Natalia, the founder of Terra Language School, gave Raney a book and said she welcomed the team into her school because as a fellow educator, she considered Raney a colleague.

OBU students Zach Potts (back, right) and Rachel Raney (front, middle) enjoy a pizza dinner with new Russian friends.

“One of the students was a psychiatrist,” Raney said. “She brought her 9-year-old daughter who did a Bashkir folk dance for us and sang a Russian folk song. Elvira wanted me to sing for her and the 12-year-old Vietnamese student. In this setting, all I could think to sing was ‘Jesus Loves the Little Children of the World’!”

On their last day in Ufa, Sherri and Rachel Raney went for a walk. On the sidewalk across the street from the Carrs’ building, they met a student named Kate from one of the classes they had visited.

“She was so excited she almost cried to be meeting one-on-one the Americans she had seen up in front of her class,” Sherri Raney said. “Rachel was able to write down for her the information about the English Club that meets in the Carrs’ home. She was so thrilled she told us that she was going to tell her teacher that she had met the Americans, and she was going to tell all her friends and classmates about the opportunity to practice English with the Carrs. … As Chris said, running into Kate out of the literal million people in Ufa was really a ‘God thing’!”

Carr applauded the GO team for showing flexibility regarding the schedule, timing and activities, which he said can be very difficult for many American believers who are overly conscious about time and planned projects.

“It takes much longer with most people here to unpeel the layers of worldview influence that blind them to the good news,” Carr said. “Thanks for spending time with people, investing yourself in them, and helping us try to sow the seed of the gospel in the good soil,” he told Raney, referring to the gospel analogy in Mark 4:3-20.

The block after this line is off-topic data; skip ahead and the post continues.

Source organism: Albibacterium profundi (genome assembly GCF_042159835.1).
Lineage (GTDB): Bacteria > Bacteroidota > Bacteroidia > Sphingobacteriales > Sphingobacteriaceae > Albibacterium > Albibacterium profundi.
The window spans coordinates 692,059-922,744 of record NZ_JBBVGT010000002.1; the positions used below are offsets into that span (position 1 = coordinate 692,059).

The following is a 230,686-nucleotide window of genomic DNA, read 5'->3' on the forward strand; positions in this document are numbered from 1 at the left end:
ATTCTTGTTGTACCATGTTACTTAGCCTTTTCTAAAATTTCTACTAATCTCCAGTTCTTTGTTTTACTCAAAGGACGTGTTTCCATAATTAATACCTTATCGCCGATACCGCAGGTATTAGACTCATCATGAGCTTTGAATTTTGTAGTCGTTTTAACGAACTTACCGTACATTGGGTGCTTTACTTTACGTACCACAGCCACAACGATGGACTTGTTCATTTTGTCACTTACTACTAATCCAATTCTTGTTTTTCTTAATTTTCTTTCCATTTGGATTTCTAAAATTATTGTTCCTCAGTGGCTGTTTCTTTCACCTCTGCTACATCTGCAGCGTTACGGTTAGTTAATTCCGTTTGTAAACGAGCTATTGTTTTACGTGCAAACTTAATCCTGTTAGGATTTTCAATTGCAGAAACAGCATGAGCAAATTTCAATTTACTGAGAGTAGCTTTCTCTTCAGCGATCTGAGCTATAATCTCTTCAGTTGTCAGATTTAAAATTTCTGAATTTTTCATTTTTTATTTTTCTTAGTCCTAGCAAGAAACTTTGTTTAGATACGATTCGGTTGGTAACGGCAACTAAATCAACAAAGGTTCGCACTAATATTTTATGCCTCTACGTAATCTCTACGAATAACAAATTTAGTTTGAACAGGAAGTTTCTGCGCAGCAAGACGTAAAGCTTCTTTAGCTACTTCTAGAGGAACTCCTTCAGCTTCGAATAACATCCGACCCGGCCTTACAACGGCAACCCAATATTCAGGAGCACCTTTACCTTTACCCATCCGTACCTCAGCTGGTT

Chris Carr graduated from OBU in 1986 with a bachelor’s degree in religion, and Eileen Carr graduated in 1997 with a bachelor’s degree in Christian studies. In 2006, the Carrs served as mission representatives on Bison Hill, tasked with engaging students, faculty and staff related to mission information and endeavors. Through the experience they gained many friends and colleagues, including Raney, who have remained interested in their work in Russia.

“We both have fond memories of our time on Bison Hill and continue to believe in the vision, mission and values of OBU,” Chris Carr said. “We are hoping for development of a ministry partnership between OBU, our team and local churches/believers here in Ufa to develop in the coming years, including additional GO teams. It would be the highest honor for us to one day be able to invest ourselves in the lives of students by mentoring and training them missiologically and practically on Bison Hill, regardless of their vocational calling from God.”